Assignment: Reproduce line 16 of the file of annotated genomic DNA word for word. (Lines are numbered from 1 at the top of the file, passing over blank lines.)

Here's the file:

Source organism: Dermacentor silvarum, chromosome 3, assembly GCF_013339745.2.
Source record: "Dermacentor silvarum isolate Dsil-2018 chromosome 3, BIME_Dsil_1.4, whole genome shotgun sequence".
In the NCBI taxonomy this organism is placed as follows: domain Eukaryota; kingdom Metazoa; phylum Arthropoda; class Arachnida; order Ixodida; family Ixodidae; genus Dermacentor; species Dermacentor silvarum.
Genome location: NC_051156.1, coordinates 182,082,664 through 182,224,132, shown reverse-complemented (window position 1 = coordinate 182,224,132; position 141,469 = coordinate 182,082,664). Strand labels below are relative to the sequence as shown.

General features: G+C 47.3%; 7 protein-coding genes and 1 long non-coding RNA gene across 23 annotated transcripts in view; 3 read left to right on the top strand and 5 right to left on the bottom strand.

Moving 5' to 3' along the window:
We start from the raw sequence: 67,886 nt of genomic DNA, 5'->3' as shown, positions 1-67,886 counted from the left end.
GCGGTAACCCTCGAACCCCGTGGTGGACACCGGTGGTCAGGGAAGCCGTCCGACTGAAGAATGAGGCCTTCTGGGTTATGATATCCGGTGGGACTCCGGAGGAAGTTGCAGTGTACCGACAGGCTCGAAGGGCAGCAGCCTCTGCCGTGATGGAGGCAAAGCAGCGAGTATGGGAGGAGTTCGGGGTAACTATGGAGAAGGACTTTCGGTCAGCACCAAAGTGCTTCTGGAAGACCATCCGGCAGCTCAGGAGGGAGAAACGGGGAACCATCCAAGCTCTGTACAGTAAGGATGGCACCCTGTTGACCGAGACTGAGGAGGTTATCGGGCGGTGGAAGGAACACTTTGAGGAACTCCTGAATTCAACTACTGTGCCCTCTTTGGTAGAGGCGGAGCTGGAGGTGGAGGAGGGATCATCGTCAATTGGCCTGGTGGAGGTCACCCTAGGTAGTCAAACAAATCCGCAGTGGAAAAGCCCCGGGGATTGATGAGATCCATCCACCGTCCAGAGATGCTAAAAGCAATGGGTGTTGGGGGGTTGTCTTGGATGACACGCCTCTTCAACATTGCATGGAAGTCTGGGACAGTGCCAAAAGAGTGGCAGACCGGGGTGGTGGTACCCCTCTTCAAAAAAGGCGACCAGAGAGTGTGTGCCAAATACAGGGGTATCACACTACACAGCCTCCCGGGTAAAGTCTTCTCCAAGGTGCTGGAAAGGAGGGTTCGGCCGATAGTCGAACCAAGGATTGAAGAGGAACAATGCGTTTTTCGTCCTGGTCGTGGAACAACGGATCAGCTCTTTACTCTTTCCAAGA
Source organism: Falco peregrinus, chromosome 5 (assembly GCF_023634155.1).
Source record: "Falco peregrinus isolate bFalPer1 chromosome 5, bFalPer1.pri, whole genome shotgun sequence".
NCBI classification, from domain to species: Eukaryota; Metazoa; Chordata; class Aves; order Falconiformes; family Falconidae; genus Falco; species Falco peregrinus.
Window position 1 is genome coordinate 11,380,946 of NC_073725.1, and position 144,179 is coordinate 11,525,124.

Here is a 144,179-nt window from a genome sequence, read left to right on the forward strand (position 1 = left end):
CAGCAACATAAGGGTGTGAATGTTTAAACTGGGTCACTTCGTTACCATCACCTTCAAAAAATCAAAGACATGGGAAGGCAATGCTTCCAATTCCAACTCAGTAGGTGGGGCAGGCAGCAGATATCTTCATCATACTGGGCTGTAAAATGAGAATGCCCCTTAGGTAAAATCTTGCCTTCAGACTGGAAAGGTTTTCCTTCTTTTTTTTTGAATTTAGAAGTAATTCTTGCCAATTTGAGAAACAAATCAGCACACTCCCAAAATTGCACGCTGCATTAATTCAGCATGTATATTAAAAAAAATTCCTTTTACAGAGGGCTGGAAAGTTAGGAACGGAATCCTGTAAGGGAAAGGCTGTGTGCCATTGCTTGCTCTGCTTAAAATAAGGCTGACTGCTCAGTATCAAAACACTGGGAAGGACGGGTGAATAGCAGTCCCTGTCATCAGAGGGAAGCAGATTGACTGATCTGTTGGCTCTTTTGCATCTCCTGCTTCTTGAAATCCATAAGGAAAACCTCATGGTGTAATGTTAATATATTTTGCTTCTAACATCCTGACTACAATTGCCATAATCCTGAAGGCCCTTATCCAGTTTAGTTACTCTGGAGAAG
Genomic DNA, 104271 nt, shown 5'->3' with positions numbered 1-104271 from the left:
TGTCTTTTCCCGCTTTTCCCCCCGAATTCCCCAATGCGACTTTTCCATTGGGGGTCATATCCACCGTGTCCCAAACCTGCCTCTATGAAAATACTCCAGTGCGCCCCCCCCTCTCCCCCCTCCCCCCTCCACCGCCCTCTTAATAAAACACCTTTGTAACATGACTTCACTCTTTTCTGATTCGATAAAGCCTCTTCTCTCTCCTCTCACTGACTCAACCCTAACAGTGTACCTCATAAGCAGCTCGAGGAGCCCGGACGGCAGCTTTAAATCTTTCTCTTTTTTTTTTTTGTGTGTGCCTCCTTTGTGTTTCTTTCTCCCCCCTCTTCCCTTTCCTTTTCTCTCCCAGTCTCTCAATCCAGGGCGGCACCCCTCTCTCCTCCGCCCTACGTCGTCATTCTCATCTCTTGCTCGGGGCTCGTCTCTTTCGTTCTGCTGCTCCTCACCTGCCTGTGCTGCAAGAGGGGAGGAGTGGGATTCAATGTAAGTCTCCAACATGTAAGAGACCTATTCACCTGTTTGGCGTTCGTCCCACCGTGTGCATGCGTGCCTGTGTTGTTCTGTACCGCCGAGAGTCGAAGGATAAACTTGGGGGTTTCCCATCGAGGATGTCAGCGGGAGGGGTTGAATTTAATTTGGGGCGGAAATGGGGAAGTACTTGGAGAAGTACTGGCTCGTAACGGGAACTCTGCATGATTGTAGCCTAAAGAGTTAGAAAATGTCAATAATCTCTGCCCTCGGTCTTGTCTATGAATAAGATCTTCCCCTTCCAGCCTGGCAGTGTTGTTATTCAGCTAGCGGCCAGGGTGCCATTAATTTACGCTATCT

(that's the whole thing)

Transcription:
TGTCTTTTCCCGCTTTTCCCCCCGAATTCCCCAATGCGACTTTTCCATTGGGGGTCATATCCACCGTGTCCCAAACCTGCCTCTATGAAAATACTCCAGTGCGCCCCCCCCTCTCCCCCCTCCCCCCTCCACCGCCCTCTTAATAAAACACCTTTGTAACATGACTTCACTCTTTTCTGATTCGATAAAGCCTCTTCTCTCTCCTCTCACTGACTCAACCCTAACAGTGTACCTCATAAGCAGCTCGAGGAGCCCGGACGGCAGCTTTAAATCTTTCTCTTTTTTTTTTTTGTGTGTGCCTCCTTTGTGTTTCTTTCTCCCCCCTCTTCCCTTTCCTTTTCTCTCCCAGTCTCTCAATCCAGGGCGGCACCCCTCTCTCCTCCGCCCTACGTCGTCATTCTCATCTCTTGCTCGGGGCTCGTCTCTTTCGTTCTGCTGCTCCTCACCTGCCTGTGCTGCAAGAGGGGAGGAGTGGGATTCAATGTAAGTCTCCAACATGTAAGAGACCTATTCACCTGTTTGGCGTTCGTCCCACCGTGTGCATGCGTGCCTGTGTTGTTCTGTACCGCCGAGAGTCGAAGGATAAACTTGGGGGTTTCCCATCGAGGATGTCAGCGGGAGGGGTTGAATTTAATTTGGGGCGGAAATGGGGAAGTACTTGGAGAAGTACTGGCTCGTAACGGGAACTCTGCATGATTGTAGCCTAAAGAGTTAGAAAATGTCAATAATCTCTGCCCTCGGTCTTGTCTATGAATAAGATCTTCCCCTTCCAGCCTGGCAGTGTTGTTATTCAGCTAGCGGCCAGGGTGCCATTAATTTACGCTATCT